June 23, 1993
City of Berkeley Planning Department
2180 Milvia Street
Berkeley, California 94704
Re: West Berkeley Plan Draft EIR -- Surreptitious Losangelization in the Name of "Planning"
This document represents classic 1950's thinking, but couched in 1990's jargon. While using such hopeful phrases as "Seek Trip Reduction" and "Protect Local Residential Streets from Through-Traffic", it actually ensures that nothing of the sort will happen.
To wit, it recommends that "intersection levels of service (LOS) do not fall below ... D/E". (Of course, this is the level of service to drivers! Pedestrians, bicyclists, and other nonpolluters will receive lower service, due to the encouragement of larger volumes and speeds of traffic, left-turn signal phases that make them wait for left-turning vehicles to pass first, and traffic signal synchronization (TSS), which benefits auto drivers at the expense of nonpolluters.) Facilitating the smooth movement of traffic, as we all well know, simply encourages people to drive farther and more often, and causes traffic volumes and speeds to increase.
It recommends "improving ... traffic signals", and other euphemisms for the synchronization of signals to maximize vehicle throughput. TSS is another Trojan Horse for more traffic and a less pedestrian/bicycle-friendly environment. I wonder how many pedestrians know that their tax dollars are being used to restrict their travel and subsidize long-distance auto travel?
It complains of "Parking Shortfalls" and recommends building additional parking. Apparently, the mere presence of an automobile is considered by your planners as ample justification to sacrifice more of our precious land to this unproductive use. It makes me wonder about the Integrity Shortfall in the Planning Department. Apparently, business interests come ahead of residents' needs. Funny, I thought that you worked for the City....
Increased "Demand" at restaurants elicits your recommendation for allowing the construction of more parking. Oddly, the same "Demand" at our rail station causes you to recommend increased transit access to the station. Is there a double standard here?
"Traffic Increases" give rise to recommendations to lengthen and widen roads, add lanes, and synchronize signals -- a vicious cycle if ever there was one. As someone said at a recent transportation conference, this is like trying to lose weight by loosening your belt. (Similarly, you recommend reducing noise by building a wall next to the freeway!)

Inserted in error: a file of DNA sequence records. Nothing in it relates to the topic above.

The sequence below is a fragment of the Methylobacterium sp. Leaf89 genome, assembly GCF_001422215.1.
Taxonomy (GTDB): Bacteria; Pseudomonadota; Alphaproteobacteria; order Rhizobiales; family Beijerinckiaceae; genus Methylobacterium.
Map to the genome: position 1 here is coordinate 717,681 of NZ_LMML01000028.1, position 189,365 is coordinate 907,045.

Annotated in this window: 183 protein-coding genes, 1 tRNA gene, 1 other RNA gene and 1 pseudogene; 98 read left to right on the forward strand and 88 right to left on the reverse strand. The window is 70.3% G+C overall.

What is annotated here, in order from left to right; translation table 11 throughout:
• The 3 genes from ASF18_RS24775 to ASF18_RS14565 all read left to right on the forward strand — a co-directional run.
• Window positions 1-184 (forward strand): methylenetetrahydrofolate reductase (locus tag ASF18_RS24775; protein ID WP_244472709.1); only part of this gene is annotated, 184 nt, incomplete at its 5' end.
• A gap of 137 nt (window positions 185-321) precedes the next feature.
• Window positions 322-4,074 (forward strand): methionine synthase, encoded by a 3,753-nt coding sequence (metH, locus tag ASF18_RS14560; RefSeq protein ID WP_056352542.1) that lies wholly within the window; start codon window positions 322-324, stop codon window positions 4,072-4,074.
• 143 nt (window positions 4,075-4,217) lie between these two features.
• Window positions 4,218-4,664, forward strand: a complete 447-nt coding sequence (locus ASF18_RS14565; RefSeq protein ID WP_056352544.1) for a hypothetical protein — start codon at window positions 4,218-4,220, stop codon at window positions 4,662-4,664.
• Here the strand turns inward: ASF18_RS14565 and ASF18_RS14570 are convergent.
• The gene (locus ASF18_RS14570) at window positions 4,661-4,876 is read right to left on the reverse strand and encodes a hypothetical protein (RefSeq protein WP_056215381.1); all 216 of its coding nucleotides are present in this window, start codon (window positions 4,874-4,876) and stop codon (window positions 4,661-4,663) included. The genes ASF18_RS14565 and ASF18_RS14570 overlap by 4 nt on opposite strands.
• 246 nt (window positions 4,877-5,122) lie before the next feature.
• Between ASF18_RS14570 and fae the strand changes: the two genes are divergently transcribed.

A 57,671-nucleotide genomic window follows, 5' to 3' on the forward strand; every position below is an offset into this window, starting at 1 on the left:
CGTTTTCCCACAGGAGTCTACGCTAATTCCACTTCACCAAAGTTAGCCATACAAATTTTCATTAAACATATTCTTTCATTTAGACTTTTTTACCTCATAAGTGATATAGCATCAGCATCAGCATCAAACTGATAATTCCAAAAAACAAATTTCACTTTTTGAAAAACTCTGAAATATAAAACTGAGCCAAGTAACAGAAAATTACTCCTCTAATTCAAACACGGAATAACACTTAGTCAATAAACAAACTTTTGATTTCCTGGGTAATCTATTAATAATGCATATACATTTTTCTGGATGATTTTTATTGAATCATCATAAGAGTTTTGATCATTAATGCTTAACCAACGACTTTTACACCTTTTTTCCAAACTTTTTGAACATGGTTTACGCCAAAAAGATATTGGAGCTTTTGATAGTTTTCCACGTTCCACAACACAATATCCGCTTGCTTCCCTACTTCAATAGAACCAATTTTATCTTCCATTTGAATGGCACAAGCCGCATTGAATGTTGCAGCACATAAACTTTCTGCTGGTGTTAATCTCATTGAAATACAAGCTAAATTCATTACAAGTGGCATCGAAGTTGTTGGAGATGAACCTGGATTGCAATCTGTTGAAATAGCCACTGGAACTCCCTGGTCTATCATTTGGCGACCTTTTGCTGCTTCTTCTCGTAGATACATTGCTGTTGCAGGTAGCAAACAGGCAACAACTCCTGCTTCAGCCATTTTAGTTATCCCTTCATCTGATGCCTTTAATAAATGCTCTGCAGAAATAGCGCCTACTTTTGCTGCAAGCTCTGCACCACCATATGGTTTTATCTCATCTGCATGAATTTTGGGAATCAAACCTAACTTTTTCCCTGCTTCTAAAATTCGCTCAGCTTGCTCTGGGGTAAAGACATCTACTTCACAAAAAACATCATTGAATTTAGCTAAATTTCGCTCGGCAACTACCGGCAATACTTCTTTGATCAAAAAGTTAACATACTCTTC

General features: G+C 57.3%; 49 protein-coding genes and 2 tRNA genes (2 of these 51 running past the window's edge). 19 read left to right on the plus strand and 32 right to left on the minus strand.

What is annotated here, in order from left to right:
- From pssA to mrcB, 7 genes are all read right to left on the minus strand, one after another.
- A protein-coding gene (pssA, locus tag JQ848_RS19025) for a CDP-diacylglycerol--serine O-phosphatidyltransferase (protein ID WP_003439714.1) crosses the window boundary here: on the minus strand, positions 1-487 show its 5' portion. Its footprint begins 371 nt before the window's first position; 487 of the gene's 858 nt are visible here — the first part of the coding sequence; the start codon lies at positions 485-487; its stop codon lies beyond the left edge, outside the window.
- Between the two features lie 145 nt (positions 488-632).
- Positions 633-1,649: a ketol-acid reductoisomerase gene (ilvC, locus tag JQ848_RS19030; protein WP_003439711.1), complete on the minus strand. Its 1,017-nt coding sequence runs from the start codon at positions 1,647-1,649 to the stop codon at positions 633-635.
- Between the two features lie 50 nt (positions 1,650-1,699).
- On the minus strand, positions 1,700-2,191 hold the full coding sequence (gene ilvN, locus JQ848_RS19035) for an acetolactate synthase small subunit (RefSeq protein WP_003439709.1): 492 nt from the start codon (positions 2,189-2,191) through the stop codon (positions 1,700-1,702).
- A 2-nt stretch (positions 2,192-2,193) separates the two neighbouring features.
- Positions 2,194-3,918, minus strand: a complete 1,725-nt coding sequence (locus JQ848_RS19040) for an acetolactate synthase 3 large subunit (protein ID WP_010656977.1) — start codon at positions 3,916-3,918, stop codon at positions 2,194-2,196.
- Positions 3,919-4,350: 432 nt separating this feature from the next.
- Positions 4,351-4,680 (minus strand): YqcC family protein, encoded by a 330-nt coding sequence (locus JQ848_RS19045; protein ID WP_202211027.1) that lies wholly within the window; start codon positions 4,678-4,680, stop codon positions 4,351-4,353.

Such poor, anachronous planning cannot be "mitigated". The only way we can improve the quality of life in Berkeley is to make it more difficult and unpleasant to use a car here. That means allowing congestion to take its natural course, reducing and increasing the cost of parking, and making car ownership and use more expensive. Eliminate the auto subsidy! Make the auto and truck owner and user pay for the services they receive, such as road maintenance (necessitated by trucks, cars, and buses, not bicyclists and pedestrians), police and ambulance services, and residential street parking.
And make all employees of the Planning Department who were involved with this Plan live in the area they are planning. This is the best way to guarantee that it is fair. I guarantee, that if they were required to live there, they would not be recommending measures to facilitate more traffic flow!
You have said absolutely nothing about the natural world (you know, the one that was here before man came), although it is required by CEQA! If I moved into your house and told you that you would henceforth be restricted to your back porch, you would understand exactly what we have done to wildlife in Berkeley. What hubris! Everywhere that mankind moves, he/she takes the best land for himself/herself and relegates wildlife and native peoples to the leftover scraps. This is not only stupid, it is suicidal. The West Berkeley Plan, like all other human plans, should include provisions for the needs of the indigenous people and wildlife, including adequate living habitat as well as safe travel corridors. In particular, east/west and north/south wildlife corridors should be restored to the West Berkeley area, including safe access across all intervening streets and the freeway (ideally, the human facilities should tunnel under the wildlife corridors, so as not to impede animals' travel). Did you really mean to imply that plants and animals don't matter?
Michael J. Vandeman, Ph.D.